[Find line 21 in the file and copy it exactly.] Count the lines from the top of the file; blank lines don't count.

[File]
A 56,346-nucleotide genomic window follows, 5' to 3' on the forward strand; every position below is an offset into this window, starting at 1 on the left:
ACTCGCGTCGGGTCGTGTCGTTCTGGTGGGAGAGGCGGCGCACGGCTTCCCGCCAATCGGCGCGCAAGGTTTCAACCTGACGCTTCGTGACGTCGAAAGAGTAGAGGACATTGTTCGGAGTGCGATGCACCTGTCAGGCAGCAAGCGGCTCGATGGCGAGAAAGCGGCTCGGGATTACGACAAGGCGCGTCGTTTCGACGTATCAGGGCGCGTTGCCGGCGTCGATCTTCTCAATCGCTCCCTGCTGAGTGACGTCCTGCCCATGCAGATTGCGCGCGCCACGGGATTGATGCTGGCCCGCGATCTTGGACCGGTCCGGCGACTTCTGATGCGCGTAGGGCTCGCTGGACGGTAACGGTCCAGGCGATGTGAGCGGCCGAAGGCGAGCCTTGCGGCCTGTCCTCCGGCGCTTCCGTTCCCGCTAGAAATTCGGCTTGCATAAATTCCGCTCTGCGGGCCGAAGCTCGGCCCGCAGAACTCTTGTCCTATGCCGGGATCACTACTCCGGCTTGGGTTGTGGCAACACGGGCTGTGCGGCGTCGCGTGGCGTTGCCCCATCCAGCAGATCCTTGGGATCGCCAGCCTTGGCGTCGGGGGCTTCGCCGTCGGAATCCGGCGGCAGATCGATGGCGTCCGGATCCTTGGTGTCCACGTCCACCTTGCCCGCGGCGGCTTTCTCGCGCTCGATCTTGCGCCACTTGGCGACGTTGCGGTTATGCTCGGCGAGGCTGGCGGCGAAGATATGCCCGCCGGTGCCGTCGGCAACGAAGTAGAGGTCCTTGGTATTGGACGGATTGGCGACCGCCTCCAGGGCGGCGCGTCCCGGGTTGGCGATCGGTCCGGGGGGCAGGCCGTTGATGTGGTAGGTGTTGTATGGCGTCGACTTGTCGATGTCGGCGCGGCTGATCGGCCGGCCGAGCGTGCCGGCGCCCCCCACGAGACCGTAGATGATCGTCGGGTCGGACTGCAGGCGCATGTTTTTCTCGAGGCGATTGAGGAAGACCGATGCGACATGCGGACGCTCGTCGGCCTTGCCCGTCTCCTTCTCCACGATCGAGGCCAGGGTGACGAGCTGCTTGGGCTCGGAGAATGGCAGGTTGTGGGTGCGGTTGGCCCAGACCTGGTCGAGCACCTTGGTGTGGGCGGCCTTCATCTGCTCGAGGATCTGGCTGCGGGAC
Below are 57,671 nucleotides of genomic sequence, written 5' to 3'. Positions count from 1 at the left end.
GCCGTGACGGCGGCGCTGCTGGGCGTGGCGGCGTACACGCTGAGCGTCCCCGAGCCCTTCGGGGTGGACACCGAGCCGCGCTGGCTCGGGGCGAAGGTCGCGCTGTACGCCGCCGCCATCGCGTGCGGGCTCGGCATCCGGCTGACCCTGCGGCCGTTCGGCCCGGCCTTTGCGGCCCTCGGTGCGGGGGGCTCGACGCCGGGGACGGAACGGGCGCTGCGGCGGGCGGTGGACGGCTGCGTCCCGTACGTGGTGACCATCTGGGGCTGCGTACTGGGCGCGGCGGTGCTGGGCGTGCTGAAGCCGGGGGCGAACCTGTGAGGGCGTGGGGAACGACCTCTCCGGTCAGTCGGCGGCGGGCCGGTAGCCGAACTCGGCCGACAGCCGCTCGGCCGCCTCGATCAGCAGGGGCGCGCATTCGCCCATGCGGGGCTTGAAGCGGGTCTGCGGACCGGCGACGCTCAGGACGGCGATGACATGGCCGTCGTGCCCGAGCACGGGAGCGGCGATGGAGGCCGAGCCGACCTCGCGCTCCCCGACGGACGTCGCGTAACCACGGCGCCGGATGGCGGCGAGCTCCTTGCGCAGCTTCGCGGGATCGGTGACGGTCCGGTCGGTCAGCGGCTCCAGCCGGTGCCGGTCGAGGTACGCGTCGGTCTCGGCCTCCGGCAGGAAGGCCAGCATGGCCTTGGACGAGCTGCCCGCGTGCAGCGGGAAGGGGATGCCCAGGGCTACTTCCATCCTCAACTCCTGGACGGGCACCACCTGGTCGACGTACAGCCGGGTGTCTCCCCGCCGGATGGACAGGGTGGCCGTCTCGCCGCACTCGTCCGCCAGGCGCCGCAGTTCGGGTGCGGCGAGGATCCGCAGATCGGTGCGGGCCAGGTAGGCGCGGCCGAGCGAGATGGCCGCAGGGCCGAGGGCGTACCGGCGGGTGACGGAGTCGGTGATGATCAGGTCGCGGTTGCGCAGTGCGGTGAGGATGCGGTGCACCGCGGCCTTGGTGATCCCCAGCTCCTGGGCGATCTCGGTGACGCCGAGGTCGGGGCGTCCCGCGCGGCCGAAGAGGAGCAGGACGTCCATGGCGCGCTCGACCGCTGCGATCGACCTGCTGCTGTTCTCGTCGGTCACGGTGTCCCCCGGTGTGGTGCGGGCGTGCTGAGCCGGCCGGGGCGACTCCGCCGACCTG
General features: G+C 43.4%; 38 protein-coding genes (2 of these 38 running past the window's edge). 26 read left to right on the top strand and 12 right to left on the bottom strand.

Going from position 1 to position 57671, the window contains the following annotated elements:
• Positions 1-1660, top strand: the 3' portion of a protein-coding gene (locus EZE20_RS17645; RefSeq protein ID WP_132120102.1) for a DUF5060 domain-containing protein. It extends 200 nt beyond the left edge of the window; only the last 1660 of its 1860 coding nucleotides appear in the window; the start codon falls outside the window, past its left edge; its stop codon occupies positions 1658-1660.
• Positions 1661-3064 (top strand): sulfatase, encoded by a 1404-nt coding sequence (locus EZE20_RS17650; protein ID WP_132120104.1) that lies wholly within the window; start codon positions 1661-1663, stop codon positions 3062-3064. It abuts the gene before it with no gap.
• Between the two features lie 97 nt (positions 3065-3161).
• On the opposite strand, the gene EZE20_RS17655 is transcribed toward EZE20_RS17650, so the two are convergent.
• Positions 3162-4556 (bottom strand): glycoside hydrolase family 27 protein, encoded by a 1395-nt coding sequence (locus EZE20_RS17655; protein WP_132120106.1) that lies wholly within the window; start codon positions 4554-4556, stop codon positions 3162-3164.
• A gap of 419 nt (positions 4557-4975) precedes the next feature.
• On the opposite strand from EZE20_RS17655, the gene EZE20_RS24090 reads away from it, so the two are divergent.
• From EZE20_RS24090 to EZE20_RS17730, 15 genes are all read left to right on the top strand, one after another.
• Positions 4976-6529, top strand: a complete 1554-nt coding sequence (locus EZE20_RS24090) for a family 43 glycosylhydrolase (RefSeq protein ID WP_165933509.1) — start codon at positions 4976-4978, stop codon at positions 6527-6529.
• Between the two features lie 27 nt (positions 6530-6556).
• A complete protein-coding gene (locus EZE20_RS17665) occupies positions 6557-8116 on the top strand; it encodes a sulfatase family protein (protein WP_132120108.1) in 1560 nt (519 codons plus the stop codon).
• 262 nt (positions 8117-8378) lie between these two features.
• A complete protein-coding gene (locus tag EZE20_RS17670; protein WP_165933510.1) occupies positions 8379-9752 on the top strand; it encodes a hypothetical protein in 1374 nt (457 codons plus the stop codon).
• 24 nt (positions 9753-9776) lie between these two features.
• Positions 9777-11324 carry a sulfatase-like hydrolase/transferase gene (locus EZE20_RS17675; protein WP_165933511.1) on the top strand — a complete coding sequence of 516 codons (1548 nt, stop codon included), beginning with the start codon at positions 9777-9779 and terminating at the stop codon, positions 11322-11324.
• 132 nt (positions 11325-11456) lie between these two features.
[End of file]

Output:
• Positions 9777-11324 carry a sulfatase-like hydrolase/transferase gene (locus EZE20_RS17675; protein WP_165933511.1) on the top strand — a complete coding sequence of 516 codons (1548 nt, stop codon included), beginning with the start codon at positions 9777-9779 and terminating at the stop codon, positions 11322-11324.